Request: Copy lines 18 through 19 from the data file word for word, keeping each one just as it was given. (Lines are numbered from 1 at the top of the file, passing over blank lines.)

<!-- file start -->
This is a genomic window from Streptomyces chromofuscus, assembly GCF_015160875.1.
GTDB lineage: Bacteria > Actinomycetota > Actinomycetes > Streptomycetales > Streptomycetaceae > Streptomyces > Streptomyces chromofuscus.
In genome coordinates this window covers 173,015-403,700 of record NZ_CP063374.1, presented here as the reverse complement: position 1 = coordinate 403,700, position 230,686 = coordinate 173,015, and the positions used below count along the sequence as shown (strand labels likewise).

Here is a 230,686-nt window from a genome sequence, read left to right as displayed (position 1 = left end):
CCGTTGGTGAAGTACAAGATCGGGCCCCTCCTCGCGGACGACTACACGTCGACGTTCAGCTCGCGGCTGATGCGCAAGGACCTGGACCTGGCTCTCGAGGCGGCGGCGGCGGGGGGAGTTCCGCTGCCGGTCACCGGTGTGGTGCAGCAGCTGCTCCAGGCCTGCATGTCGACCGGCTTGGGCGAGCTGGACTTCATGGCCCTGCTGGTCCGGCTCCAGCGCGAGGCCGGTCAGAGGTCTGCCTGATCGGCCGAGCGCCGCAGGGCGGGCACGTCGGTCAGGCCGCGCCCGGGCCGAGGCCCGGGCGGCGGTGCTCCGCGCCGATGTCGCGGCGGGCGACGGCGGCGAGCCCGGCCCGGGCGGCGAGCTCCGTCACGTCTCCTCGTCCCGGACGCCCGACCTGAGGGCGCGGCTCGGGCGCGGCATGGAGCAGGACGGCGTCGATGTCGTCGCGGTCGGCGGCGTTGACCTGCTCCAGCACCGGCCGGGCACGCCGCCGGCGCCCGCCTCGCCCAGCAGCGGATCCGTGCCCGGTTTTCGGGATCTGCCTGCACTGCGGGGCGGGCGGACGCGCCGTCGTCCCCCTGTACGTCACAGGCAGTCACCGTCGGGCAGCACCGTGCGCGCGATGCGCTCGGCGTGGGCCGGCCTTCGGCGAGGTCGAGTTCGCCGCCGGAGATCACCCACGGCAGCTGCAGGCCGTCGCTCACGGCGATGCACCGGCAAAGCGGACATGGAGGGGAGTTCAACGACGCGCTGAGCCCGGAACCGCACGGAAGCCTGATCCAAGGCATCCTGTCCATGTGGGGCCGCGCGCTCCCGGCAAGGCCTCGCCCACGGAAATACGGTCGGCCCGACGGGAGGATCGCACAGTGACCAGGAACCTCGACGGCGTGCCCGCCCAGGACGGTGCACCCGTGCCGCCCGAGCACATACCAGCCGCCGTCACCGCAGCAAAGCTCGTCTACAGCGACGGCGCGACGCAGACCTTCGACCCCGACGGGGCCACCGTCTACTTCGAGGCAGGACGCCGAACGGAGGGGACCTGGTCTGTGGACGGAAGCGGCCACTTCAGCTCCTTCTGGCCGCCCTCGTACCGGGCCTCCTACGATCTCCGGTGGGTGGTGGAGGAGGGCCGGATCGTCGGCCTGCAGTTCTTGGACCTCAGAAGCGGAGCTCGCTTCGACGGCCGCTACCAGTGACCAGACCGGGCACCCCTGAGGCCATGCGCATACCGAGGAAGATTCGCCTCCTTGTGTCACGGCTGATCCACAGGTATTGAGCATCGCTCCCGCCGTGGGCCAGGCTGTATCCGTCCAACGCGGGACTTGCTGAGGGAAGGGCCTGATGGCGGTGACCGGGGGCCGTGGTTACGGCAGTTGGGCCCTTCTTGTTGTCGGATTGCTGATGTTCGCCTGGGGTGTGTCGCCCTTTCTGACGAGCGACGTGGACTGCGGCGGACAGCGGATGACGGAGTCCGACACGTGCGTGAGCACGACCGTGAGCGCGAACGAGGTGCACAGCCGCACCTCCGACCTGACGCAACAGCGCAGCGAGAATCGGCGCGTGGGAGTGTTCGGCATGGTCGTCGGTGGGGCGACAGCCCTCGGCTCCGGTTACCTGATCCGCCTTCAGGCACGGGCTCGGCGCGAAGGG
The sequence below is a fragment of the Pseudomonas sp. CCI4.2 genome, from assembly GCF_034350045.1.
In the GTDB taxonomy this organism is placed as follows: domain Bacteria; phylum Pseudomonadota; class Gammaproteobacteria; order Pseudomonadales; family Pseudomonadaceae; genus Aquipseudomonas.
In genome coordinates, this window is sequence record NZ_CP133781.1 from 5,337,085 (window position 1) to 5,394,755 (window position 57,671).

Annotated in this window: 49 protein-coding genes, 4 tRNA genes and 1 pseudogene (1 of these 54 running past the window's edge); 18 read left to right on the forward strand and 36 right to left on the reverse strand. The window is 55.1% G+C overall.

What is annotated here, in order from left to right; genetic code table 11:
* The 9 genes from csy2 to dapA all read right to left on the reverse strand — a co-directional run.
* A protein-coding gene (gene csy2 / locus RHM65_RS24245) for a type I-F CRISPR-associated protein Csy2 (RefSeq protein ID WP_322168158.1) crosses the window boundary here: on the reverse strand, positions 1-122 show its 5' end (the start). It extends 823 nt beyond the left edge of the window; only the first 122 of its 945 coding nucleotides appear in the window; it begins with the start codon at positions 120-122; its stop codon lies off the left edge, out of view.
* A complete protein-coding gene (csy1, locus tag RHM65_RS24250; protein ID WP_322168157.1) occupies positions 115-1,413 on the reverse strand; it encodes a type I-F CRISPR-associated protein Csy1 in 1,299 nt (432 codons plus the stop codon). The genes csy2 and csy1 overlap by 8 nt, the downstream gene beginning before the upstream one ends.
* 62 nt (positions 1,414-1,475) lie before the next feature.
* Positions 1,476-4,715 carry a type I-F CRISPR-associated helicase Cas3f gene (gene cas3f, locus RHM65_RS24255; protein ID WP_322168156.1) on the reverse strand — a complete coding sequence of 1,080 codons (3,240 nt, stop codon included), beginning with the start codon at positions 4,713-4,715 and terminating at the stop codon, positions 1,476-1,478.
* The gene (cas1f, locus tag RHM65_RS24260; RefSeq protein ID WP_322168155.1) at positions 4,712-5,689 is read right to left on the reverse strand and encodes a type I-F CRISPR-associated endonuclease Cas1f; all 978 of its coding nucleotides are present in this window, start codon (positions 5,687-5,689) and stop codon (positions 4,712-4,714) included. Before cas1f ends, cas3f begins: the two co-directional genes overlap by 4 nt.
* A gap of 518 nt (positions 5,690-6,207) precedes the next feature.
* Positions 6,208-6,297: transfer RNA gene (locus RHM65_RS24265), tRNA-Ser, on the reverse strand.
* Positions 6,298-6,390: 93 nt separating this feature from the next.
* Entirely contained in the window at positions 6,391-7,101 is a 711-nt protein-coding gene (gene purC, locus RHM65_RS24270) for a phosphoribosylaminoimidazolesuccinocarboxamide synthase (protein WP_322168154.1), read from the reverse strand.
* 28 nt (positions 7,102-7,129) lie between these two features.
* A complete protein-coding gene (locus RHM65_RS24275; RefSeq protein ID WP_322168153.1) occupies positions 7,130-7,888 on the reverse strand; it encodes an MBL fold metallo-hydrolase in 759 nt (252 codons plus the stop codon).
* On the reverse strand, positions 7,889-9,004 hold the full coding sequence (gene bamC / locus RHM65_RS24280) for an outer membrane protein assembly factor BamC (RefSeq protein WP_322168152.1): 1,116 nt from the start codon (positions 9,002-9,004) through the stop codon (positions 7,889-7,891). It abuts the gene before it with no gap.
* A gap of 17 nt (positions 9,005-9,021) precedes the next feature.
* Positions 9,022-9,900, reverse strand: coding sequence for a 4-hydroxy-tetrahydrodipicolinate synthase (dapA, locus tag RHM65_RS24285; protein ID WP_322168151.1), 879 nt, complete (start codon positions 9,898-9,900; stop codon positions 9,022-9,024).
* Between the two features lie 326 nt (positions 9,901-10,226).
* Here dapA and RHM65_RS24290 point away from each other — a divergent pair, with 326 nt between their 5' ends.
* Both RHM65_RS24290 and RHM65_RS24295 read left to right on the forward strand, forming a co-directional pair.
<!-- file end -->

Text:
* Positions 6,208-6,297: transfer RNA gene (locus RHM65_RS24265), tRNA-Ser, on the reverse strand.
* Positions 6,298-6,390: 93 nt separating this feature from the next.